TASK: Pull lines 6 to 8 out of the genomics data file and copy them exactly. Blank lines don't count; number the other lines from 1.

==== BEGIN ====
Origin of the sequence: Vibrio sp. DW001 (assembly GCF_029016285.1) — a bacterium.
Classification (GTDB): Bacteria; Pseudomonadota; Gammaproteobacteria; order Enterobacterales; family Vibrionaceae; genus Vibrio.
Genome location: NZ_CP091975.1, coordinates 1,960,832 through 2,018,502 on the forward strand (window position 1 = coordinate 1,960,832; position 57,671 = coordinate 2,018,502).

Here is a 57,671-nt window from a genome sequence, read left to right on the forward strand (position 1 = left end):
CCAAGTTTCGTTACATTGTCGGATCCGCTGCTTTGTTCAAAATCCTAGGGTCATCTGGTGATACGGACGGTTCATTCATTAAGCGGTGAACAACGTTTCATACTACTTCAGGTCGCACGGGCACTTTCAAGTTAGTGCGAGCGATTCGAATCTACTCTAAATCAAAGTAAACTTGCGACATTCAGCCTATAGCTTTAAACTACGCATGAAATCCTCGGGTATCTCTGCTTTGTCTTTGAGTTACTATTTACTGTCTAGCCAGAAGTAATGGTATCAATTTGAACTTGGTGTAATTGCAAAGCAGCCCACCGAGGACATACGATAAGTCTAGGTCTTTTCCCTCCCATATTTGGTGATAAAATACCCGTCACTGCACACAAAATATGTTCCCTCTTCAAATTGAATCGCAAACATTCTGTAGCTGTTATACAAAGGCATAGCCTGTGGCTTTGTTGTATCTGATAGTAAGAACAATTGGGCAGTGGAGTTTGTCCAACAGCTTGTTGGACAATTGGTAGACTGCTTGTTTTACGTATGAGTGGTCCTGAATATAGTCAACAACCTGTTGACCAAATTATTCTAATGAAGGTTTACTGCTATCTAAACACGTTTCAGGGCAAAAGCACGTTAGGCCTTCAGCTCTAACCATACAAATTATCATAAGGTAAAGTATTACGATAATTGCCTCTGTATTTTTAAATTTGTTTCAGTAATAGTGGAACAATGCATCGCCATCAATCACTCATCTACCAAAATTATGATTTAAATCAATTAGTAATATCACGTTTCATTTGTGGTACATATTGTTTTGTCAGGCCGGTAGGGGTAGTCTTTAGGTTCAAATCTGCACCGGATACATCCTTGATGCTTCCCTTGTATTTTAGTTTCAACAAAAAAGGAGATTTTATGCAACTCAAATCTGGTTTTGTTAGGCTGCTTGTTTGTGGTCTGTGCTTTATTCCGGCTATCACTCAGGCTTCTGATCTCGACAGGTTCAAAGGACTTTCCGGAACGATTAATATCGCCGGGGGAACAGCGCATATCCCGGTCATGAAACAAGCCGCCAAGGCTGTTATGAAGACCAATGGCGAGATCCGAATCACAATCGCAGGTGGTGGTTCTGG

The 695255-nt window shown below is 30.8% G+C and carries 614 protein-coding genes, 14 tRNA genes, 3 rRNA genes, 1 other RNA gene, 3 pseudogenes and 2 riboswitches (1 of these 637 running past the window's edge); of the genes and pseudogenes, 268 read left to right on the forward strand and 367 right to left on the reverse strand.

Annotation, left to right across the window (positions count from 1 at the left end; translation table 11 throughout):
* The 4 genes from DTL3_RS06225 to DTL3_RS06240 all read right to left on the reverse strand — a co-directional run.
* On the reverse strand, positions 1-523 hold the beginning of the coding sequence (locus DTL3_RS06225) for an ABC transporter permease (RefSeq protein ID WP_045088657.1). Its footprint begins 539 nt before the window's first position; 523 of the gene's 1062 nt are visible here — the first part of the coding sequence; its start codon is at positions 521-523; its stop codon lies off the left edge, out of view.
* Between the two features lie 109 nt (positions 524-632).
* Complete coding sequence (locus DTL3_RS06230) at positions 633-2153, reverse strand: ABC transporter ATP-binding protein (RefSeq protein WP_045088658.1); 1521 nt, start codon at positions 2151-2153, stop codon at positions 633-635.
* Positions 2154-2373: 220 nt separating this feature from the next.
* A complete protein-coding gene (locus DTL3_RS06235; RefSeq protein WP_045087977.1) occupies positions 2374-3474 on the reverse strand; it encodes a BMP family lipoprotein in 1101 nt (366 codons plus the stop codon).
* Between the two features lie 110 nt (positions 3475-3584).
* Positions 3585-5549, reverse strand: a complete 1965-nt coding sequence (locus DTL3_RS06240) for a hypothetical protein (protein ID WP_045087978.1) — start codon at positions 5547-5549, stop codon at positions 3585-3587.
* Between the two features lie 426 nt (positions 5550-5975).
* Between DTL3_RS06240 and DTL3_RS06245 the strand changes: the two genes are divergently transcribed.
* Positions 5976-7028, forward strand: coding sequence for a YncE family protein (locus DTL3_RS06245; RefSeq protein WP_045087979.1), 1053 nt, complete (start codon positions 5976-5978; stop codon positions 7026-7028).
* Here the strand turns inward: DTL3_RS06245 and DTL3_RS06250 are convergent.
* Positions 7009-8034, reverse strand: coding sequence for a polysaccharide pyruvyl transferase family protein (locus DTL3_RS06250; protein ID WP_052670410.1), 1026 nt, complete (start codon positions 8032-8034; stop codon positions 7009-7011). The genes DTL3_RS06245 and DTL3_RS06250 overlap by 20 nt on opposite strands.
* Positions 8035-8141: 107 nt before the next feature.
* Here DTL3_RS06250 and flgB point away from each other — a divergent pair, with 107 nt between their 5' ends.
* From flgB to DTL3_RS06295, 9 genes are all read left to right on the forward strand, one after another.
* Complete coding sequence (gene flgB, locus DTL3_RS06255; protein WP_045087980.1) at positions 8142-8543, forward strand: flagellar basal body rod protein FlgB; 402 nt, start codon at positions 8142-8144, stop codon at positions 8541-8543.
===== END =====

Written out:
The 695255-nt window shown below is 30.8% G+C and carries 614 protein-coding genes, 14 tRNA genes, 3 rRNA genes, 1 other RNA gene, 3 pseudogenes and 2 riboswitches (1 of these 637 running past the window's edge); of the genes and pseudogenes, 268 read left to right on the forward strand and 367 right to left on the reverse strand.

Annotation, left to right across the window (positions count from 1 at the left end; translation table 11 throughout):
* The 4 genes from DTL3_RS06225 to DTL3_RS06240 all read right to left on the reverse strand — a co-directional run.